Monday, March 28, 2011

Sweet hidden alcoves

(Image from Potatomato)
While living in LA, whenever I had an out-of-town guest who wanted to go star watching, I'd take them to Alcove in Los Feliz. One of my two favorite restaurants in town (the other, There's No Place Like Home, was mere blocks away), Alcove had damn delicious pastries and a high likelihood of someone famous strolling by. Just offhand I can recall John Cho, Jason Bateman, Sonya Walger (during Lost's peak, too!), Yvette Nicole Brown... Sure, they're not Brad Pitt-status, but I never minded. I preferred to have the smaller thrill of seeing someone who I liked, on some of my favorite shows. Those sweet little moments while eating some sweet chocolate lava cake at Alcove with friends give me the same warm fuzzies that these alcove beds do. They're comfy, cozy, and cute -- I'd love to lounge around and drink a chai latte in them any day.

(From Chele McKee, via Desire to Inspire)
These curtained alcove beds are perfect for small apartments, especially studios. They offer privacy and a way to block out the light if your bed would normally be open to the rest of your living space. If you're not lucky enough to have a lil' nook built into the architecture of your place, you can always create one by curtaining off all sides, instead of just the one.

(From Apartment Therapy: SF)

(From Apartment Therapy: NY)

(From Apartment Therapy: SF)
The thing that separates these beds from your average curtained bed is the fact that they're more fully enclosed, as opposed to standing in the middle of a room. Typically, they have three sides closed in by a wall, with the open side covered with a curtain. All of them have a wonderful cozy-cave feeling that make them perfect for curling up with a yummy pastry and reading a book -- or watching an old episode of Lost or Community on DVD...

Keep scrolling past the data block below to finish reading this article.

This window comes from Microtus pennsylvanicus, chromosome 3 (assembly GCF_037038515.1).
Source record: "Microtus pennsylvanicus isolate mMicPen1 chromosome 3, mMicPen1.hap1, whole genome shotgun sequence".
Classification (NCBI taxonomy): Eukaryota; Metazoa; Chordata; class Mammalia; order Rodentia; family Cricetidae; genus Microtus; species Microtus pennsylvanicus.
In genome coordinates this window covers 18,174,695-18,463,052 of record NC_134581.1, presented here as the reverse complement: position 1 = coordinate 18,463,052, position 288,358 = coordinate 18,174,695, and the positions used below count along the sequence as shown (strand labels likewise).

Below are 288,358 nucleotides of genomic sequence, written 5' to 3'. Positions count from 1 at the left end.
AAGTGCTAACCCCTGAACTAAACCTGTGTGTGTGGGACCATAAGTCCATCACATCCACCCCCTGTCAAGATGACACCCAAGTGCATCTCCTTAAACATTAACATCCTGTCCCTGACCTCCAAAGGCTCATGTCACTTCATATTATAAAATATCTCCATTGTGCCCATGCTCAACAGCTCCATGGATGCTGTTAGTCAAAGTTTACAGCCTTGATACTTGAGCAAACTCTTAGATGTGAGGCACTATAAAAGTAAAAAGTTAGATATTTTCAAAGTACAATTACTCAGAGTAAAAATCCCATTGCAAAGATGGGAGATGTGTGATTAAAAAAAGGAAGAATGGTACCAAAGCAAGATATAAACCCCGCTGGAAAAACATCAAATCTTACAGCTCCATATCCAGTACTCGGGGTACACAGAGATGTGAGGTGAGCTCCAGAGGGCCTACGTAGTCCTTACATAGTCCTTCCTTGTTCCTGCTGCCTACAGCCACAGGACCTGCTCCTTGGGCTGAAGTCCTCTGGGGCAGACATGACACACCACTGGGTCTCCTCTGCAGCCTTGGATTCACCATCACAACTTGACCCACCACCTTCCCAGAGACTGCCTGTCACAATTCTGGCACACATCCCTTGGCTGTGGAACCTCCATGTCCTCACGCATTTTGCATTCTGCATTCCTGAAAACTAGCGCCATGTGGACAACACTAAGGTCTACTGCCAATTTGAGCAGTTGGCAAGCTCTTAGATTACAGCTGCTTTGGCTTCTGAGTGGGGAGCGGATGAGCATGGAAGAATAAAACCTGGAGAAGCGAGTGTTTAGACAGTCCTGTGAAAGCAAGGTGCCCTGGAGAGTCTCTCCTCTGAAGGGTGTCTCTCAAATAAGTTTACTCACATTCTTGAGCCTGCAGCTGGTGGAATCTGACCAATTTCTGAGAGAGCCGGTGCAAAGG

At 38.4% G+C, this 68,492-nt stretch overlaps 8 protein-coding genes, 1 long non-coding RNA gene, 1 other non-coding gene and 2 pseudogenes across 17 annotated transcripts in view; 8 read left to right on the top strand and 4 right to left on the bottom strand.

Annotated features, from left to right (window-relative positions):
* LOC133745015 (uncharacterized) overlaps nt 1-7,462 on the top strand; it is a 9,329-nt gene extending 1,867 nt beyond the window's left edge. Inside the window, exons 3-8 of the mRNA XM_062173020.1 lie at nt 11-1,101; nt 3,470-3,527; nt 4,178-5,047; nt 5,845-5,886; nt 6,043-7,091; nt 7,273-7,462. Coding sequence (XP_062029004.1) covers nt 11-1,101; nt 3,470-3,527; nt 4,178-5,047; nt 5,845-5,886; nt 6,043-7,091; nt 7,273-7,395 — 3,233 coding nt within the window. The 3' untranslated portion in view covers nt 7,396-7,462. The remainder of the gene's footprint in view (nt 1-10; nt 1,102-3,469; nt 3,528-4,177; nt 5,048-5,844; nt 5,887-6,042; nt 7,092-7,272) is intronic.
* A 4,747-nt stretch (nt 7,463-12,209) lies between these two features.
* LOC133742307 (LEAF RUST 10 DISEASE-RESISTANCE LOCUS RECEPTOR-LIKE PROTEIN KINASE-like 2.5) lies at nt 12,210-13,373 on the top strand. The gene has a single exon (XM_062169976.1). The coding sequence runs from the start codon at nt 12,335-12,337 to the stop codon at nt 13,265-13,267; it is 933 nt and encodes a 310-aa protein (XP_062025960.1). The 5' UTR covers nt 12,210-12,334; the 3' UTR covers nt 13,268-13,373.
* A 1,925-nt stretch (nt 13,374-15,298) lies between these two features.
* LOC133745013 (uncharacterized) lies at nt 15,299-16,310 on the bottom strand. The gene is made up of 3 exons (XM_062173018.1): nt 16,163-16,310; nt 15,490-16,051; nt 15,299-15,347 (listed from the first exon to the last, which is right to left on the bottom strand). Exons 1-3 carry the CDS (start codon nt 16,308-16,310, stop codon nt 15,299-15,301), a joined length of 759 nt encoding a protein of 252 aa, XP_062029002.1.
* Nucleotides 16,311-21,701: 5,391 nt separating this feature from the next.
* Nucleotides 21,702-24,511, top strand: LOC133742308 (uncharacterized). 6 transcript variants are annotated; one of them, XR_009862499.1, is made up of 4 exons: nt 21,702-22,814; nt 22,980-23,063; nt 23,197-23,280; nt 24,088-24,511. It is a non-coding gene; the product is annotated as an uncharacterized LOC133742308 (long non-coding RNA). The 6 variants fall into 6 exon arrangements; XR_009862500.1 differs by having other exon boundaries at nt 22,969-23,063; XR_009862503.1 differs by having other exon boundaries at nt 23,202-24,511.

Friday, March 25, 2011

A crow's nest cubbyhole

Though we may be six months out from Talk Like a Pirate Day (September 19), I couldn't help but feel a shiver in me timbers when I saw this East Village studio on Home-Designing. The entire place is sleek and efficient, requiring almost no furniture save for a couch and a desk chair. Everything else in this 6th floor home office studio is built in, from the cabinets to the very cool crow's nest sleeping loft. (Yarrr!)
The crow's nest sits above a walk-in closet and looks out onto the living/office area below; perfect for for scanning for sea monsters or just making sure your cat isn't getting into your houseplants. Although the idea of that added storage space is incredibly appealing, Home-Design aptly says that "we’re not too sure how realistic that cubbyhole at the crown of the loft is in a NYC apartment building, [though] the rest of the space makes perfect sense." They're right -- better hope you're on the top floor or that you have very understanding upstairs neighbors.
The studio was designed by Jordan Parnass Digital Architecture, and features "beautiful teak wood that houses hidden storage compartments" like the staircase drawers above. Simple and efficient, you'd have to scan the horizon for a long time before spotting another treasure like this apartment. Via Home-Designing and Jordan Parnass Digital Architecture.

Wednesday, March 23, 2011

Culinary corners